How are exacerbations and complications of factor XIII (FXIII) deficiency prevented?

Updated: Apr 02, 2018
  • Author: Robert A Schwartz, MD, MPH; Chief Editor: Perumal Thiagarajan, MD  more...
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Answer

Avoidance of high-risk activities (eg, boxing, motorbike riding) and NSAIDs reduces the frequency of bleeding.

Avoidance of alcohol helps protect liver function in patients with hepatitis.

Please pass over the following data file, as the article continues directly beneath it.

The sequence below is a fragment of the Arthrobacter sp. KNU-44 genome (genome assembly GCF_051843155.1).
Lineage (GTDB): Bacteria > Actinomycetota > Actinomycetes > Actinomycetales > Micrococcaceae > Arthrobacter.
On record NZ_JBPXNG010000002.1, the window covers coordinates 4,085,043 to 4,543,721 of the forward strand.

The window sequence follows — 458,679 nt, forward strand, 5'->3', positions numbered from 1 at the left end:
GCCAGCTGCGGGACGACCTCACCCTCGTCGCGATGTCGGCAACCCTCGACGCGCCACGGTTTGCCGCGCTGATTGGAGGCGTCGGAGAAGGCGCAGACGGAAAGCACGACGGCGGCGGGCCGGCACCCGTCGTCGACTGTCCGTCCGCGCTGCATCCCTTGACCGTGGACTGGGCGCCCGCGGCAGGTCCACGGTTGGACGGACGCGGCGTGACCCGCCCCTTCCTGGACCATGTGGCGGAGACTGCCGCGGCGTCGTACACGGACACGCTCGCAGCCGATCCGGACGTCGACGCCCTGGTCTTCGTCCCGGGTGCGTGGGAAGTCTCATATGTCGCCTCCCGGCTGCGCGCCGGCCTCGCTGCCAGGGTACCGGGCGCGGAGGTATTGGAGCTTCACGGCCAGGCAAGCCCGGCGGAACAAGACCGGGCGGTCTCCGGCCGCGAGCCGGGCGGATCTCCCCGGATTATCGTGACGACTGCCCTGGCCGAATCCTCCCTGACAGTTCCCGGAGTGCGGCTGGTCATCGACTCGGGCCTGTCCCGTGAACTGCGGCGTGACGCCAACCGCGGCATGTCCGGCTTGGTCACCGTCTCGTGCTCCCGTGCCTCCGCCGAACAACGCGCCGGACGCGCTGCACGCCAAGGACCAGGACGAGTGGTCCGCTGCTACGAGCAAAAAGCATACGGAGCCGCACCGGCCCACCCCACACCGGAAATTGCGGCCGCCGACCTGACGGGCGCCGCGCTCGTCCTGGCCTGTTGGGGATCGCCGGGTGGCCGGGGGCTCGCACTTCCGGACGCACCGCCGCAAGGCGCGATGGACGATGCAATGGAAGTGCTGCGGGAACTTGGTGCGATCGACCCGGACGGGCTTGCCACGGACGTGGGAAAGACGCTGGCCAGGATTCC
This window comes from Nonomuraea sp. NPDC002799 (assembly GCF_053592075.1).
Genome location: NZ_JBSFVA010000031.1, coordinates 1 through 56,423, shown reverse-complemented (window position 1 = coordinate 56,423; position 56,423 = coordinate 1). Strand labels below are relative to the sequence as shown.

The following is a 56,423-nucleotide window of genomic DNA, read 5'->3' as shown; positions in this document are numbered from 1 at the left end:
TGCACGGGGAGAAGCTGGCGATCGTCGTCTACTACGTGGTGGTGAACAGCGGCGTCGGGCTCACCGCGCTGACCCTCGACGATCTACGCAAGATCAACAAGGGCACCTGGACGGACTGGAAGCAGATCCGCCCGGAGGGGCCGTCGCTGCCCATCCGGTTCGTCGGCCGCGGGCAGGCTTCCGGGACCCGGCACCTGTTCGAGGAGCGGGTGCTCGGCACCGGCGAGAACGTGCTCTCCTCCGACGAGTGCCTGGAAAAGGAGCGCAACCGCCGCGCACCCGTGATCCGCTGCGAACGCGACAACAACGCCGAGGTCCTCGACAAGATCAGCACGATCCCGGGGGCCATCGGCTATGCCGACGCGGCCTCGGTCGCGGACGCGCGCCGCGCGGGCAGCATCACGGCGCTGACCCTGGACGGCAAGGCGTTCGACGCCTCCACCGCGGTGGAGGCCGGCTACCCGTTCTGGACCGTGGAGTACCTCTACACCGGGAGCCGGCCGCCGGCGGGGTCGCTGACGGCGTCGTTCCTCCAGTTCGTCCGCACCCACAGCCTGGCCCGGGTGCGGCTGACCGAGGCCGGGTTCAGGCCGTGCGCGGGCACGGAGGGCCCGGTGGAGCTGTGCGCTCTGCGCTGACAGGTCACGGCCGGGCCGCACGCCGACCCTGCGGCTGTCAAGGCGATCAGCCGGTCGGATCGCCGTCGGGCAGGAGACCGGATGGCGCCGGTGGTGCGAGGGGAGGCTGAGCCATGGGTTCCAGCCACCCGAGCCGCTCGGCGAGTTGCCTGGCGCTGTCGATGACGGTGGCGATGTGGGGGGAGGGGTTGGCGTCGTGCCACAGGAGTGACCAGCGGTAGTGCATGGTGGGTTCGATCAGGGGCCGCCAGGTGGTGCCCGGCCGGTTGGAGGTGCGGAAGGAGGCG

Primary prophylaxis is the best way to prevent recurrent CNS bleeding, recurrent miscarriages or, rarely, recurrent joint bleeding. Joint replacement may be needed in the older patient with severe arthropathy. 

Carcao et al reported that in patients with congenital FXIII A-subunit deficiency, prophylaxis with recombinant factor XIII-A2 (rFXIII-A2) provided sufficient hemostatic coverage for minor surgery without the need for additional FXIII therapy. Minor surgery was performed as long as 10 to 21 days after the last dose of rFXIII-A2. [126]

HAV and HBV vaccines should be administered. Other routine vaccinations, such as those for influenza and pneumonia, should be provided as in other persons.


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